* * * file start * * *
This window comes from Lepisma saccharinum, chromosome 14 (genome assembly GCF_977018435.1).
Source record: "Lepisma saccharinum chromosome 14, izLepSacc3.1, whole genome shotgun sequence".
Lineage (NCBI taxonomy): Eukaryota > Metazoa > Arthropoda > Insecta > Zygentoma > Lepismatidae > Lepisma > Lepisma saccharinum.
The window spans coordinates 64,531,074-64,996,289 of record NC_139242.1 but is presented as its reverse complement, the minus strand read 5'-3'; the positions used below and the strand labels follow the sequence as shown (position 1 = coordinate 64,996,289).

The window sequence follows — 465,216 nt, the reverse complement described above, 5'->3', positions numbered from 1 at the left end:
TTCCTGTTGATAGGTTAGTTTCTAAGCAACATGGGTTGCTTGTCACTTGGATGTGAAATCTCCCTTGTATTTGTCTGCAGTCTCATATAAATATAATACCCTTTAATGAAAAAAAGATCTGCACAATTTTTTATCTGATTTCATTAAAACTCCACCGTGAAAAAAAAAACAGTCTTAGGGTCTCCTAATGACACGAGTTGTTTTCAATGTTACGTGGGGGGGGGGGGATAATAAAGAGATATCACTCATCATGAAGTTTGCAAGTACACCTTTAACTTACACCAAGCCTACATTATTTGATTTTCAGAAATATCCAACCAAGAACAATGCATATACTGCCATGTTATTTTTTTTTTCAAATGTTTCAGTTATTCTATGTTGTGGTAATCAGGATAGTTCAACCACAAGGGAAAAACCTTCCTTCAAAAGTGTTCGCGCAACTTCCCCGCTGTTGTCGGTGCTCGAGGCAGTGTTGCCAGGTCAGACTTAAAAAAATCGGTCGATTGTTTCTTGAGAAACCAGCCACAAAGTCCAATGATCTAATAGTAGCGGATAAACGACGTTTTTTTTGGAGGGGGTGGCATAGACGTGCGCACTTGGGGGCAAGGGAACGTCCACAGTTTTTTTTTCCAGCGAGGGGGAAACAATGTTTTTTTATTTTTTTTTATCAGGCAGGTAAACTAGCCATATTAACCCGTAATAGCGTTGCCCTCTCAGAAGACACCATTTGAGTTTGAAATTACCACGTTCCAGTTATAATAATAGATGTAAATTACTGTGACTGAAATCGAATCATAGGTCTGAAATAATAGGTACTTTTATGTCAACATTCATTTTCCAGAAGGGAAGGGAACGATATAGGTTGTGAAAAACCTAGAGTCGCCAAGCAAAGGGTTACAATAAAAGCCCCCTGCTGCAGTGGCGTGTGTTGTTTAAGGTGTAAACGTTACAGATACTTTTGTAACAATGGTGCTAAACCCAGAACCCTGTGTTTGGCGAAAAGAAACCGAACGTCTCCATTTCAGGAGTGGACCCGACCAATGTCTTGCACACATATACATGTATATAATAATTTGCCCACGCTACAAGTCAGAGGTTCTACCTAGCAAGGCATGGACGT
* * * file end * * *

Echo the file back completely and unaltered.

This window comes from Lepisma saccharinum, chromosome 14 (genome assembly GCF_977018435.1).
Source record: "Lepisma saccharinum chromosome 14, izLepSacc3.1, whole genome shotgun sequence".
Lineage (NCBI taxonomy): Eukaryota > Metazoa > Arthropoda > Insecta > Zygentoma > Lepismatidae > Lepisma > Lepisma saccharinum.
The window spans coordinates 64,531,074-64,996,289 of record NC_139242.1 but is presented as its reverse complement, the minus strand read 5'-3'; the positions used below and the strand labels follow the sequence as shown (position 1 = coordinate 64,996,289).

The window sequence follows — 465,216 nt, the reverse complement described above, 5'->3', positions numbered from 1 at the left end:
TTCCTGTTGATAGGTTAGTTTCTAAGCAACATGGGTTGCTTGTCACTTGGATGTGAAATCTCCCTTGTATTTGTCTGCAGTCTCATATAAATATAATACCCTTTAATGAAAAAAAGATCTGCACAATTTTTTATCTGATTTCATTAAAACTCCACCGTGAAAAAAAAAACAGTCTTAGGGTCTCCTAATGACACGAGTTGTTTTCAATGTTACGTGGGGGGGGGGGGATAATAAAGAGATATCACTCATCATGAAGTTTGCAAGTACACCTTTAACTTACACCAAGCCTACATTATTTGATTTTCAGAAATATCCAACCAAGAACAATGCATATACTGCCATGTTATTTTTTTTTTCAAATGTTTCAGTTATTCTATGTTGTGGTAATCAGGATAGTTCAACCACAAGGGAAAAACCTTCCTTCAAAAGTGTTCGCGCAACTTCCCCGCTGTTGTCGGTGCTCGAGGCAGTGTTGCCAGGTCAGACTTAAAAAAATCGGTCGATTGTTTCTTGAGAAACCAGCCACAAAGTCCAATGATCTAATAGTAGCGGATAAACGACGTTTTTTTTGGAGGGGGTGGCATAGACGTGCGCACTTGGGGGCAAGGGAACGTCCACAGTTTTTTTTTCCAGCGAGGGGGAAACAATGTTTTTTTATTTTTTTTTATCAGGCAGGTAAACTAGCCATATTAACCCGTAATAGCGTTGCCCTCTCAGAAGACACCATTTGAGTTTGAAATTACCACGTTCCAGTTATAATAATAGATGTAAATTACTGTGACTGAAATCGAATCATAGGTCTGAAATAATAGGTACTTTTATGTCAACATTCATTTTCCAGAAGGGAAGGGAACGATATAGGTTGTGAAAAACCTAGAGTCGCCAAGCAAAGGGTTACAATAAAAGCCCCCTGCTGCAGTGGCGTGTGTTGTTTAAGGTGTAAACGTTACAGATACTTTTGTAACAATGGTGCTAAACCCAGAACCCTGTGTTTGGCGAAAAGAAACCGAACGTCTCCATTTCAGGAGTGGACCCGACCAATGTCTTGCACACATATACATGTATATAATAATTTGCCCACGCTACAAGTCAGAGGTTCTACCTAGCAAGGCATGGACGT